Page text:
Autism Symposium Focuses on Life Transitions; Offers Providers, Families Latest Insights and Research News
Researchers and clinicians are facing watershed moments in the field of autism, manifested in basic science studies and new clinical therapies that may pave the way for greater understanding of autism spectrum disorders, and improved care for children with these disorders.
That was the major takeaway from Growing Up with Autism: Life Transitions, a symposium sponsored by the Weill Cornell Autism Research Program (WCARP) in participation with The Clinical and Translational Science Center (CTSC), on May 11 at Weill Cornell Medical College. The program offered families and health care providers the latest information about and insight into autism research and clinical treatments and therapies, focusing on autism patients' transition from childhood into adulthood.
"The sun is shining in New York City today, and I think the sun is shining in the field of autism," said Dr. Barry Kosofsky, who is the Horace W. Goldsmith Foundation Professor of Pediatrics as well as professor of pediatrics in radiology, professor of neurology and neuroscience and the principal investigator of the Weill Cornell Autism Research Program. "We are in the midst of a revolution in our thinking regarding the diagnosis, therapies and understanding of autism spectrum disorders."
Two panels of experts discussed just that during the day-long symposium, attended by nearly 200 people at Uris Auditorium and Griffis Faculty Club. The first panel, focused on research, featured Dr. John Walkup, vice chair of the Department of Psychiatry and director of the Division of Child and Adolescent Psychiatry; Dr. B.J. Casey, director of Sackler Institute for Developmental Psychobiology; Dr. Francis Lee, professor and vice chair for research in the Department of Psychiatry; and Dr. Anjali Rajadhyaksha, associate professor of neuroscience in pediatrics and associate professor of neuroscience. The panelists relayed information about novel research into autism spectrum disorders and brain development.
The second panel focused on clinical treatment and featured Dr. Catherine Lord, assistant professor of psychology in psychiatry and director of the Center for Autism and the Developing Brain at NewYork-Presbyterian Hospital's campus in Westchester; Dr. John Brown, director of training and programs in applied behavior analysis at Hunter College; Dr. Michael Siller, an assistant professor in the Psychology Department at Hunter College and co-director of the Hunter College Autism Center; and Linda Meyer, executive director of Autism New Jersey and a consultant in private practice. The panelists shared the real-world applications of that basic science research.
The symposium also featured the insights of Dr. Martha Herbert, an assistant professor of neurology at Harvard Medical School and a pediatric neurologist at the Massachusetts General Hospital in Boston who recently published a new book, "The Autism Revolution: Whole Body Strategies for Making Life All It Can Be." In addition, the event included breakout groups as well as a tabling session featuring local community organizations which provide services for autistic children in the region.
"The goal of the symposium is to communicate advances in research to service providers as well as families to try to give them a sense of current thinking," said Dr. Kosofsky, also chief of the Division of Child Neurology at Weill Cornell and an attending physician at NewYork-Presbyterian's Phyllis and David Komansky Center for Children's Health. "We're trying to make it as practical as possible."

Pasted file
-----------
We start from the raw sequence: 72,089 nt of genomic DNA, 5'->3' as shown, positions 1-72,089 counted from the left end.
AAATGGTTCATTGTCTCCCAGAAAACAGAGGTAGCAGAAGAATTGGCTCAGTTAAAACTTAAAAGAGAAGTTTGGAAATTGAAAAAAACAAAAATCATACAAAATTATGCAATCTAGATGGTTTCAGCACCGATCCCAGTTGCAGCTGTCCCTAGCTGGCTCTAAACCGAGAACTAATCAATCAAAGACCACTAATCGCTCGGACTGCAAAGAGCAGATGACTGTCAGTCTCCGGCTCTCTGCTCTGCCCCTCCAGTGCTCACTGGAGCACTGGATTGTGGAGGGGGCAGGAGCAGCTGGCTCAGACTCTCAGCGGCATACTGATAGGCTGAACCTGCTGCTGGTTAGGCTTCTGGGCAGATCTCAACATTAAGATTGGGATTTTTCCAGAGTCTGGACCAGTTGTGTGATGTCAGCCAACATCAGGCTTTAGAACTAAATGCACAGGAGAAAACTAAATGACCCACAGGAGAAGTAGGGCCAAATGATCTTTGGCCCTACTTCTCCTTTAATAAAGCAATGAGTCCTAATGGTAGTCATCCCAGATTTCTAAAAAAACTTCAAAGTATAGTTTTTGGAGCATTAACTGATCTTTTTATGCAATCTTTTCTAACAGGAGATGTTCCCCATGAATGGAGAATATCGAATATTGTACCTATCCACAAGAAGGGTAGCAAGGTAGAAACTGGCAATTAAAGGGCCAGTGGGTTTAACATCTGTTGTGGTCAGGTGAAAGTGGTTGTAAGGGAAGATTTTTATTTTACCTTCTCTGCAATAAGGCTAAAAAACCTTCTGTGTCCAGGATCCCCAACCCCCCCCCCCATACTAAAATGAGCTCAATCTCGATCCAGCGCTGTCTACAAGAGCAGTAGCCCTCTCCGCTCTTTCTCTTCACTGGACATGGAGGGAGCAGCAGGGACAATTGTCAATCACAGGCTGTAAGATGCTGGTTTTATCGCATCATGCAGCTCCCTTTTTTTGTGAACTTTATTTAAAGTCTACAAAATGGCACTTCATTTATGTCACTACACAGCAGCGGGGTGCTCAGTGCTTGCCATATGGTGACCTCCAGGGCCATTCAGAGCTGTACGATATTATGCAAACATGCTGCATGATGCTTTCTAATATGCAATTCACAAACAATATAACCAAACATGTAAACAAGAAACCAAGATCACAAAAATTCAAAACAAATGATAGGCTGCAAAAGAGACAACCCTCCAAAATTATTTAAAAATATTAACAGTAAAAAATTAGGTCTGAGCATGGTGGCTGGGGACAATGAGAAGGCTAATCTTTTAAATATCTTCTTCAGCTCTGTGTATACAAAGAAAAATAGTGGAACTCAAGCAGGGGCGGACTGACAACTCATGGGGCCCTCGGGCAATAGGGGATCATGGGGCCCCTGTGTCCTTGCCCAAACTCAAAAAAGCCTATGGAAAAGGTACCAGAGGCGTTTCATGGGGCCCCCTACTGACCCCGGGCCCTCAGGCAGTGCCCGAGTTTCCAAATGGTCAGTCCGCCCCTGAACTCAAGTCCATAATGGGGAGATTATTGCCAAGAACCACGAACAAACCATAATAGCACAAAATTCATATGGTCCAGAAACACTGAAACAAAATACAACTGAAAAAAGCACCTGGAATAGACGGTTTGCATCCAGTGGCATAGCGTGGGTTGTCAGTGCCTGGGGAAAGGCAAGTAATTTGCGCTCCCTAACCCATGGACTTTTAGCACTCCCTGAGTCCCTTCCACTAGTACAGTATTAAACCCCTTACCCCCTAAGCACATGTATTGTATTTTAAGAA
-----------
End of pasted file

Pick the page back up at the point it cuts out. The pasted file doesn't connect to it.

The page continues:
The autism symposium began last year as a byproduct of the Weill Cornell Autism Research Program, Dr. Kosofsky said. Established four years ago with the support of the Clinical and Translational Science Center, the program and its multidisciplinary scientists engage in research to improve the understanding behind the genetics and brain chemistry of autism spectrum disorders.
The investigators seek to better identify the physical and behavioral features demonstrated by patients with autism as a starting point in detecting the contributing genetic factors of autism, and potentially any related brain imaging changes. To accomplish this, the investigators enrolled more than 50 families affected by autism in a clinical study that includes clinical evaluations comprised of neuropsychological testing and the drawing of blood to see if they can identify any genetic basis for autism. The investigators sent the first batch of donated blood for testing a month ago, and will use a newly created database with four different sets of clinical information to look for patterns in the genes that may contribute to autism.
The symposium is one way to provide these families with some return on their personal investment, Dr. Kosofsky said. The first, co-hosted last spring at Hunter College, focused on autistic children from birth to five years of age and provided information on signs and symptoms, diagnoses and evaluations. This year's symposium picked up at the transition from childhood to adulthood.
Helping patients, parents and institutions (schools and hospitals) cope with the challenge of the transitions from adolescence to adulthood is one of our greatest challenges in pediatrics," said Dr. Gerald Loughlin, Nancy C. Paduano Professor and chairman of the Department of Pediatrics at Weill Cornell Medical College and pediatrician-in-chief of the NewYork-Presbyterian Phyllis and David Komansky Center for Children's Health. "It's a good problem to have because it means that children are living longer and are interested and able to engage in typical activities of daily living, but it's also our greatest challenge."